In previous interviews with Newsweek, several scientists said there is too little known about the novel coronavirus to be able to assess whether warm weather can help kill off the virus.
"When you look at infectious disease classically, there are three words that are generally used: control, elimination and eradication," Fauci says.
"I think it's highly unlikely that we will eradicate COVID-19. The only disease in humans that we've ever eradicated is smallpox. We've eliminated polio from many areas of the world. For example, polio is eliminated in the U.S. and U.K. and the only cases that are around are vaccine-related cases.
"So it is conceivable that we will be able to eliminate it in the sense of getting enough herd immunity together with the vaccine that we have very few cases. And certainly we can control it, and we have been getting it under some control in some areas," Fauci says.
One of the most difficult aspects of combating this virus has been its asymptomatic tendencies, which has highly complicated the control of the outbreak.
"It's very perplexing that you have a highly transmissible virus and that people who are without symptoms could easily transmit. That makes it difficult to control. So to me, that has been one of the most challenging things of this particular virus," Fauci says.
The novel coronavirus is more likely to be with us for another season or two, depending when a vaccine is ready, with the second season expected to be much milder than the first, especially if there is a vaccine, Fauci explains.
"If we have a vaccine by next winter, that would be a game changer but there's no guarantee we'll have it. But if we don't have a vaccine, we'll have another season of it and hopefully by the following season, we will have a vaccine."
As of Wednesday, around 4.5 percent (14.9 million) of the U.S. population of nearly 330 million people have been tested for the virus, according to the latest figures from Johns Hopkins University. Nearly 314 million people in America have yet to be tested.
"We need to do better, and we will, hopefully we will, because we are told by the people who are responsible for the testing that as we get into the next month or two, we will be able to do 20 to 40 million tests per month. Then we'd be in good shape," Fauci says.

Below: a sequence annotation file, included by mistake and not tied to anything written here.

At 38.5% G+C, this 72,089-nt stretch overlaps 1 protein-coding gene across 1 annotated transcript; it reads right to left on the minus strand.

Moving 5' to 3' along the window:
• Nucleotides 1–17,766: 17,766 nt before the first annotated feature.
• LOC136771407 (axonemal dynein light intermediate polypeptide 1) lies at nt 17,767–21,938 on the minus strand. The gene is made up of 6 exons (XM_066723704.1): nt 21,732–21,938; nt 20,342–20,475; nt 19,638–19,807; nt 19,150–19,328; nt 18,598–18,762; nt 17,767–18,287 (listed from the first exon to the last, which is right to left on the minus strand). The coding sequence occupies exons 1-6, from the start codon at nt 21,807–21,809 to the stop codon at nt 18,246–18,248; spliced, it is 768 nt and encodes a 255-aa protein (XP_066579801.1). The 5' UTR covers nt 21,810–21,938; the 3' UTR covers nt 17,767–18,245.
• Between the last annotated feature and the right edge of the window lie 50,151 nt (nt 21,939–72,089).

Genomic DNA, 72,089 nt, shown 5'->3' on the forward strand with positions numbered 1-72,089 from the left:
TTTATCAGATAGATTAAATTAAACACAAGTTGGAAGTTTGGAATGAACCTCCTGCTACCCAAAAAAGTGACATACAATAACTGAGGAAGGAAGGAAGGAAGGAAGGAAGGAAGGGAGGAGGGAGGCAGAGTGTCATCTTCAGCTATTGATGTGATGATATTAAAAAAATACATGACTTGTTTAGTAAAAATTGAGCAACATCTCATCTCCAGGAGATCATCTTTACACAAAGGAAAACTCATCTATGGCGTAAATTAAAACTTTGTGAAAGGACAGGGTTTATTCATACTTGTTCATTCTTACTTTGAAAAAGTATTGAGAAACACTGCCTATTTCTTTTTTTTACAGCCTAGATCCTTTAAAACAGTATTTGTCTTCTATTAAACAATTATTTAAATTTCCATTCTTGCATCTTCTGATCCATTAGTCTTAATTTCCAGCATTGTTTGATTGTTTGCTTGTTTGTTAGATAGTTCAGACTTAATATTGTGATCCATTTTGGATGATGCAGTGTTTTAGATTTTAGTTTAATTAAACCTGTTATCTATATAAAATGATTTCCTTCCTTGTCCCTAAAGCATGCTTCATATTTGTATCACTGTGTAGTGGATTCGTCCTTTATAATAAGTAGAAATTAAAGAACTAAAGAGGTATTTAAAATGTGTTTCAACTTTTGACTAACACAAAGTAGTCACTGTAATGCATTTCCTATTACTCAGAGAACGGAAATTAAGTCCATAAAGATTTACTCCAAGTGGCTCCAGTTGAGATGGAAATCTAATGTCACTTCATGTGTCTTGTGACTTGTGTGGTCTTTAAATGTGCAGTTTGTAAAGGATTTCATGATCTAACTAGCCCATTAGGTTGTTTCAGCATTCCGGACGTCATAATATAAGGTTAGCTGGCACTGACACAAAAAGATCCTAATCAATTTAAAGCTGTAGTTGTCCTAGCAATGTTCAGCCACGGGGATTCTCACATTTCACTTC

"We need a well-organized system at the state, city and local level, with guidance and help from the federal government, to be able to have enough tests as cases begin to resurge. We keep hearing people saying that we don't have enough testing capabilities, but we've got to put that behind us.
"We've got to have enough tests so that no one ever says 'We don't have enough tests' or that we don't have the testing capabilities to do it."
As of Wednesday, around 125 potential novel coronavirus vaccines were reported to be under evaluation, according to the latest report from the World Health Organization.
Back in March, the U.S. began the first human trial for a potential COVID-19 vaccine, which was developed by the biotechnology firm Moderna. The first phase of the trial for the mRNA-1273 vaccine is being conducted at Seattle-based Kaiser Permanente Washington Health Research Institute.
Emory University's Vaccine and Treatment Evaluation Unit in Atlanta, Georgia was added by NIAID, which is funding the trial, as a second test site for the first phase of the study.
"We're still in the preliminary stage [of the Moderna trial] but the data so far looked quite encouraging that even the intermediate doses, so not even the higher doses, induced antibodies&but the levels were as good, or better, than we expected," Fauci says.
A phase two trial is expected to be happening very soon, while the start of the phase three trial is being targeted for the very beginning of July.
"So for the time table [in terms of when we will have a vaccine ready], we're still where I predicted we would be months ago. Back in January, when we first started the development of a vaccine, I said it would be about a year to 18 months, if everything goes well, that we would have a vaccine that we would be able to deploy. We're very much on target with that.